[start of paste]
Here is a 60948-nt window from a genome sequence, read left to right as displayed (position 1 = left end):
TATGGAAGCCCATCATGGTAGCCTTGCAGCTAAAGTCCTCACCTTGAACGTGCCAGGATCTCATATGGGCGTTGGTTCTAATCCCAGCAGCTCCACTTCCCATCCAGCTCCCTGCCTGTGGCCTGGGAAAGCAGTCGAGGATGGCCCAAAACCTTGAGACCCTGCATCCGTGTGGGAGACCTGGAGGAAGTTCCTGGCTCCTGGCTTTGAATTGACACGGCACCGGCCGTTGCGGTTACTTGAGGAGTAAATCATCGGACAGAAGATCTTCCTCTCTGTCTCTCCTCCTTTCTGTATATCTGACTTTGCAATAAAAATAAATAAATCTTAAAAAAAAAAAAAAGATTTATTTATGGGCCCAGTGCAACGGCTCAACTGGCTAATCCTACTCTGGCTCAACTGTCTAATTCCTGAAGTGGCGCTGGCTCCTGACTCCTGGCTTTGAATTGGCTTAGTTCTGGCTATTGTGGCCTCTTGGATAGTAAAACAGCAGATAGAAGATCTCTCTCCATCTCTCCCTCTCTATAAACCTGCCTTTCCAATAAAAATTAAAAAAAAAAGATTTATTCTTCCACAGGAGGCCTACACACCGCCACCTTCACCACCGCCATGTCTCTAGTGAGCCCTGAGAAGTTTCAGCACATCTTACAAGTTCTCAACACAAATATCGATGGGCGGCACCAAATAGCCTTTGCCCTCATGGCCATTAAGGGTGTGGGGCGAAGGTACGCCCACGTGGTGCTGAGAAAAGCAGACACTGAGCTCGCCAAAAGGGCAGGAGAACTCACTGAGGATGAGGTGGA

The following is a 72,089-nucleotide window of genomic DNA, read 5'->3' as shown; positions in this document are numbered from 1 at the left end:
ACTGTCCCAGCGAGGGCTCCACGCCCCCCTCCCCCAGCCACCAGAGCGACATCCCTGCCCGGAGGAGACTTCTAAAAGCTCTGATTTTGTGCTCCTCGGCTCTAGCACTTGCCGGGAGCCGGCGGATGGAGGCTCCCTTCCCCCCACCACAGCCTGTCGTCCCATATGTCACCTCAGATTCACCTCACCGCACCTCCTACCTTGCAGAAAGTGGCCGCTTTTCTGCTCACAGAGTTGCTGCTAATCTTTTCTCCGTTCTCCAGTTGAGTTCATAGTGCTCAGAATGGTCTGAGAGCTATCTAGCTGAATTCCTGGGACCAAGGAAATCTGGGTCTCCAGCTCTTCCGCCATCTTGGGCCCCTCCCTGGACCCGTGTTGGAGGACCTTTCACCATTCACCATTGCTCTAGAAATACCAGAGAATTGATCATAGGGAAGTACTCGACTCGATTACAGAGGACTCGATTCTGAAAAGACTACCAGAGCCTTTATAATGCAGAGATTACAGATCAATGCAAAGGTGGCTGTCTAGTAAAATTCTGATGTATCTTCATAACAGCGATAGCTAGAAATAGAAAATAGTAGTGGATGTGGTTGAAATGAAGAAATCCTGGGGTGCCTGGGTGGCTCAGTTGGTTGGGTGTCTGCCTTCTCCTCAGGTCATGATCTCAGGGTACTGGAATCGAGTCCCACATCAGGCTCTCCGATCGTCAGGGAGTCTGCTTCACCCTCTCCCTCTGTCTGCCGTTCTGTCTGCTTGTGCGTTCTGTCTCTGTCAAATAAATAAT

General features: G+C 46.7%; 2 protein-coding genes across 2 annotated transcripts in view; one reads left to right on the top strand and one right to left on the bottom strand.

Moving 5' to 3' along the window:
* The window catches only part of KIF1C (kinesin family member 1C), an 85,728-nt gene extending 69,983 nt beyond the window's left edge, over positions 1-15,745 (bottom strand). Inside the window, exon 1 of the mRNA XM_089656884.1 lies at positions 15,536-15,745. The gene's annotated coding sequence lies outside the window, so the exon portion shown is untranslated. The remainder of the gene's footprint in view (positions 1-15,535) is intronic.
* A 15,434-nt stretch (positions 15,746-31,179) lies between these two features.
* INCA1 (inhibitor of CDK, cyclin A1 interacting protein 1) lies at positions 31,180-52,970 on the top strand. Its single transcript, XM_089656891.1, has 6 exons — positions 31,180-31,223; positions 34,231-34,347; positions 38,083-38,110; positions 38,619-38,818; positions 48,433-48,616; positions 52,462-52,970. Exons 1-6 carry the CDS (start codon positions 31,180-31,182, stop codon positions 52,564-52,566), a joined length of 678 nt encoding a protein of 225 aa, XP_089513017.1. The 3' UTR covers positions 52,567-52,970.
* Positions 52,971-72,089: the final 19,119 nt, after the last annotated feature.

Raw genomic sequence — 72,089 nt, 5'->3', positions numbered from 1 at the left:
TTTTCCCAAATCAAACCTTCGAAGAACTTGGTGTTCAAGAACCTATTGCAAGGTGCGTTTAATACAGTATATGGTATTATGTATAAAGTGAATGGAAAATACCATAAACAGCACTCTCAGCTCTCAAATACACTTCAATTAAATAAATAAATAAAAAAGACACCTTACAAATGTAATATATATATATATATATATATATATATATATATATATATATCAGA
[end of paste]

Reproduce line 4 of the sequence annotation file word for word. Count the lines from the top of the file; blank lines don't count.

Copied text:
ACTGTCCCAGCGAGGGCTCCACGCCCCCCTCCCCCAGCCACCAGAGCGACATCCCTGCCCGGAGGAGACTTCTAAAAGCTCTGATTTTGTGCTCCTCGGCTCTAGCACTTGCCGGGAGCCGGCGGATGGAGGCTCCCTTCCCCCCACCACAGCCTGTCGTCCCATATGTCACCTCAGATTCACCTCACCGCACCTCCTACCTTGCAGAAAGTGGCCGCTTTTCTGCTCACAGAGTTGCTGCTAATCTTTTCTCCGTTCTCCAGTTGAGTTCATAGTGCTCAGAATGGTCTGAGAGCTATCTAGCTGAATTCCTGGGACCAAGGAAATCTGGGTCTCCAGCTCTTCCGCCATCTTGGGCCCCTCCCTGGACCCGTGTTGGAGGACCTTTCACCATTCACCATTGCTCTAGAAATACCAGAGAATTGATCATAGGGAAGTACTCGACTCGATTACAGAGGACTCGATTCTGAAAAGACTACCAGAGCCTTTATAATGCAGAGATTACAGATCAATGCAAAGGTGGCTGTCTAGTAAAATTCTGATGTATCTTCATAACAGCGATAGCTAGAAATAGAAAATAGTAGTGGATGTGGTTGAAATGAAGAAATCCTGGGGTGCCTGGGTGGCTCAGTTGGTTGGGTGTCTGCCTTCTCCTCAGGTCATGATCTCAGGGTACTGGAATCGAGTCCCACATCAGGCTCTCCGATCGTCAGGGAGTCTGCTTCACCCTCTCCCTCTGTCTGCCGTTCTGTCTGCTTGTGCGTTCTGTCTCTGTCAAATAAATAAT